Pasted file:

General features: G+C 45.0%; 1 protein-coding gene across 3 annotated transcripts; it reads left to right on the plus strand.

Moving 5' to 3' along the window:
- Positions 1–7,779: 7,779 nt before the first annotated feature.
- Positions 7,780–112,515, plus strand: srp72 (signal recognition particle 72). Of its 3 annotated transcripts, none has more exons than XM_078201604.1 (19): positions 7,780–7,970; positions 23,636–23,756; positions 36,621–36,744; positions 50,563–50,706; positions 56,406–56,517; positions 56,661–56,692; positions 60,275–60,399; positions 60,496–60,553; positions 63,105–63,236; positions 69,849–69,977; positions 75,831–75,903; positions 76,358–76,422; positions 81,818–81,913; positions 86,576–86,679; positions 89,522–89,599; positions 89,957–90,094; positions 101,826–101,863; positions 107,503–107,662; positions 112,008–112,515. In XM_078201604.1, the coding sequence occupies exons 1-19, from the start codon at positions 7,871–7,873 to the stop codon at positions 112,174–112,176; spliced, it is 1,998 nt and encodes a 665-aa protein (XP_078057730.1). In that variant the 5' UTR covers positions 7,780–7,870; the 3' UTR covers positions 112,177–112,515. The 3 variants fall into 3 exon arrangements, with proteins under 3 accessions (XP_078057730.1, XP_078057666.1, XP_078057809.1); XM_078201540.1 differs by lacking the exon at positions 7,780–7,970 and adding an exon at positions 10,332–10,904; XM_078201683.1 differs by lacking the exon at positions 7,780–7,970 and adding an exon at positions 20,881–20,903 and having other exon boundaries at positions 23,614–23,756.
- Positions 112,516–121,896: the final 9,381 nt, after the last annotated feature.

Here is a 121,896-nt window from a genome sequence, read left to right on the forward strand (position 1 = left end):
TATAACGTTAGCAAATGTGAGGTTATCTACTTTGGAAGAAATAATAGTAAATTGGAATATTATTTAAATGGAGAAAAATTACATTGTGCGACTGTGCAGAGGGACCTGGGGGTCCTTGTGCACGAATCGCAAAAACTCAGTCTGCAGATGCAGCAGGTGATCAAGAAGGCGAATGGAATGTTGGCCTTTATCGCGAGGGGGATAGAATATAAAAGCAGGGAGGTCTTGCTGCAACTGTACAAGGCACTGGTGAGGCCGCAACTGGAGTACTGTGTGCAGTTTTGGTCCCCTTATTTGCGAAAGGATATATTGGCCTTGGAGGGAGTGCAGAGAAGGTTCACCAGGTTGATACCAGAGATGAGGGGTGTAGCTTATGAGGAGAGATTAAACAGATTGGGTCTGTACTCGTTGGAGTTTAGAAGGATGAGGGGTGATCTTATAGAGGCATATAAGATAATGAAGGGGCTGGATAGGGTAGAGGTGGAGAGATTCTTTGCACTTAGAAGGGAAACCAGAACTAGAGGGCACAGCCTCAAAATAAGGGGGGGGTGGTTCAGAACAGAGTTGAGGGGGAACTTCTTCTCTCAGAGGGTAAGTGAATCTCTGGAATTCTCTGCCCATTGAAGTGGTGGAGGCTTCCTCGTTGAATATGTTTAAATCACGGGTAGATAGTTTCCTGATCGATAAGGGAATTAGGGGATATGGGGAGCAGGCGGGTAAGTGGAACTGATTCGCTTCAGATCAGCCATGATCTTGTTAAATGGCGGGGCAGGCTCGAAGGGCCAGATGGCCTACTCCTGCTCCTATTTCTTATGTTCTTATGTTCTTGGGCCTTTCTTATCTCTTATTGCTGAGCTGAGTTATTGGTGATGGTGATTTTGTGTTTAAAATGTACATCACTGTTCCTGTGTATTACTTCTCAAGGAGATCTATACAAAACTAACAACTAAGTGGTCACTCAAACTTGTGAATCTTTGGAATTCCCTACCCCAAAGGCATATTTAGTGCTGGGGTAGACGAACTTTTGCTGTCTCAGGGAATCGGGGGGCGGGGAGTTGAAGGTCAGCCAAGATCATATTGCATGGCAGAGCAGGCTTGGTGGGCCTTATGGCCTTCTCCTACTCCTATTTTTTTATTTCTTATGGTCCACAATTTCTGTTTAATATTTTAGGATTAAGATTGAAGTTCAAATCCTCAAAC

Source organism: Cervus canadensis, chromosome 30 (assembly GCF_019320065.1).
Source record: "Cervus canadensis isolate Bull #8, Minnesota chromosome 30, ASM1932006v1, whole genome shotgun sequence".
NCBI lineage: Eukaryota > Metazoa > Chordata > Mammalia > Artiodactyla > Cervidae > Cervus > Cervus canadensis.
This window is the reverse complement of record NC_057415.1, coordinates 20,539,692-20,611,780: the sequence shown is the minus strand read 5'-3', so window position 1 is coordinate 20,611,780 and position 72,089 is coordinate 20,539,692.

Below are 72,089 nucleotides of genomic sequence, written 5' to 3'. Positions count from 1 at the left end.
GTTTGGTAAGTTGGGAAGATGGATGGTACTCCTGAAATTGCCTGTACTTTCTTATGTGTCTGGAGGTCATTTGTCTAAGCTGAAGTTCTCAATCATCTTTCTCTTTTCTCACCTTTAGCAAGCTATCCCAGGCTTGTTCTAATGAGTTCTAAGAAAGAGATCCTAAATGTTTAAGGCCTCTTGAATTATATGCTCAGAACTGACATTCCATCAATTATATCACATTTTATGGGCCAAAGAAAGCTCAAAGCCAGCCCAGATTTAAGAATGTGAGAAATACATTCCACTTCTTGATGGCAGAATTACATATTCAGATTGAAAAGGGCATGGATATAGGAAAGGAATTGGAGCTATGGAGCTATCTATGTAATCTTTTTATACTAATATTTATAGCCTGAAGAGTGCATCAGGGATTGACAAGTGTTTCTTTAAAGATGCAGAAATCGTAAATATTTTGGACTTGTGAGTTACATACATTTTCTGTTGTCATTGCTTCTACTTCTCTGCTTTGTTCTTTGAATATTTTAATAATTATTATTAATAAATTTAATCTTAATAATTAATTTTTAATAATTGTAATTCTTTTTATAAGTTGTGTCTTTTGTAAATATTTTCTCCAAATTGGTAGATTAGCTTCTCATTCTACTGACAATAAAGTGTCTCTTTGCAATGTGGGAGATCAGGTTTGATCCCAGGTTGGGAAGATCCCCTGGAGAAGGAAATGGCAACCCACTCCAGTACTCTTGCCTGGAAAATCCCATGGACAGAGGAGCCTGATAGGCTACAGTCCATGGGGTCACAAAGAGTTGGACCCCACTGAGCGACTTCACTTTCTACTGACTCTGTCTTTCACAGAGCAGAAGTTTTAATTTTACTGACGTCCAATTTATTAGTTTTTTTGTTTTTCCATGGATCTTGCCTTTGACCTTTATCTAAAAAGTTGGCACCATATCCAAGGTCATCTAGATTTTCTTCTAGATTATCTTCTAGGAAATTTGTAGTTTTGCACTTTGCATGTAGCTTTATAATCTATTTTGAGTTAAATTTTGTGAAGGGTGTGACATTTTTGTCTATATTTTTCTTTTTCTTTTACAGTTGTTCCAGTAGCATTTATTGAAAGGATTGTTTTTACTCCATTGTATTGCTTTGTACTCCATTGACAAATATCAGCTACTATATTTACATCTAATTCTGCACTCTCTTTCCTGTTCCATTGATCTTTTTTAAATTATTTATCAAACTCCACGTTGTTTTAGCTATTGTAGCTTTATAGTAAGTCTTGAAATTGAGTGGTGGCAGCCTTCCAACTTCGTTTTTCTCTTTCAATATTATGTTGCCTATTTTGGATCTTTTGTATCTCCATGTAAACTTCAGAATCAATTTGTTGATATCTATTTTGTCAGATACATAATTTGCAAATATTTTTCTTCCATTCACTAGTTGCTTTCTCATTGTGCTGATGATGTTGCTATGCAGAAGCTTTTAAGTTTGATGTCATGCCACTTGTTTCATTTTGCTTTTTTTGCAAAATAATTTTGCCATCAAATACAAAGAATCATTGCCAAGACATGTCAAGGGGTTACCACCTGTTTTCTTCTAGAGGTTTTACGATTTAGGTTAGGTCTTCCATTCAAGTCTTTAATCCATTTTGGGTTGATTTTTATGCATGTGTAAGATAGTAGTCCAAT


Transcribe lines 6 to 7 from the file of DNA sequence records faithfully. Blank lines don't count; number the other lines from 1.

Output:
Here is a 121,896-nt window from a genome sequence, read left to right on the forward strand (position 1 = left end):
TATAACGTTAGCAAATGTGAGGTTATCTACTTTGGAAGAAATAATAGTAAATTGGAATATTATTTAAATGGAGAAAAATTACATTGTGCGACTGTGCAGAGGGACCTGGGGGTCCTTGTGCACGAATCGCAAAAACTCAGTCTGCAGATGCAGCAGGTGATCAAGAAGGCGAATGGAATGTTGGCCTTTATCGCGAGGGGGATAGAATATAAAAGCAGGGAGGTCTTGCTGCAACTGTACAAGGCACTGGTGAGGCCGCAACTGGAGTACTGTGTGCAGTTTTGGTCCCCTTATTTGCGAAAGGATATATTGGCCTTGGAGGGAGTGCAGAGAAGGTTCACCAGGTTGATACCAGAGATGAGGGGTGTAGCTTATGAGGAGAGATTAAACAGATTGGGTCTGTACTCGTTGGAGTTTAGAAGGATGAGGGGTGATCTTATAGAGGCATATAAGATAATGAAGGGGCTGGATAGGGTAGAGGTGGAGAGATTCTTTGCACTTAGAAGGGAAACCAGAACTAGAGGGCACAGCCTCAAAATAAGGGGGGGGTGGTTCAGAACAGAGTTGAGGGGGAACTTCTTCTCTCAGAGGGTAAGTGAATCTCTGGAATTCTCTGCCCATTGAAGTGGTGGAGGCTTCCTCGTTGAATATGTTTAAATCACGGGTAGATAGTTTCCTGATCGATAAGGGAATTAGGGGATATGGGGAGCAGGCGGGTAAGTGGAACTGATTCGCTTCAGATCAGCCATGATCTTGTTAAATGGCGGGGCAGGCTCGAAGGGCCAGATGGCCTACTCCTGCTCCTATTTCTTATGTTCTTATGTTCTTGGGCCTTTCTTATCTCTTATTGCTGAGCTGAGTTATTGGTGATGGTGATTTTGTGTTTAAAATGTACATCACTGTTCCTGTGTATTACTTCTCAAGGAGATCTATACAAAACTAACAACTAAGTGGTCACTCAAACTTGTGAATCTTTGGAATTCCCTACCCCAAAGGCATATTTAGTGCTGGGGTAGACGAACTTTTGCTGTCTCAGGGAATCGGGGGGCGGGGAGTTGAAGGTCAGCCAAGATCATATTGCATGGCAGAGCAGGCTTGGTGGGCCTTATGGCCTTCTCCTACTCCTATTTTTTTATTTCTTATGGTCCACAATTTCTGTTTAATATTTTAGGATTAAGATTGAAGTTCAAATCCTCAAAC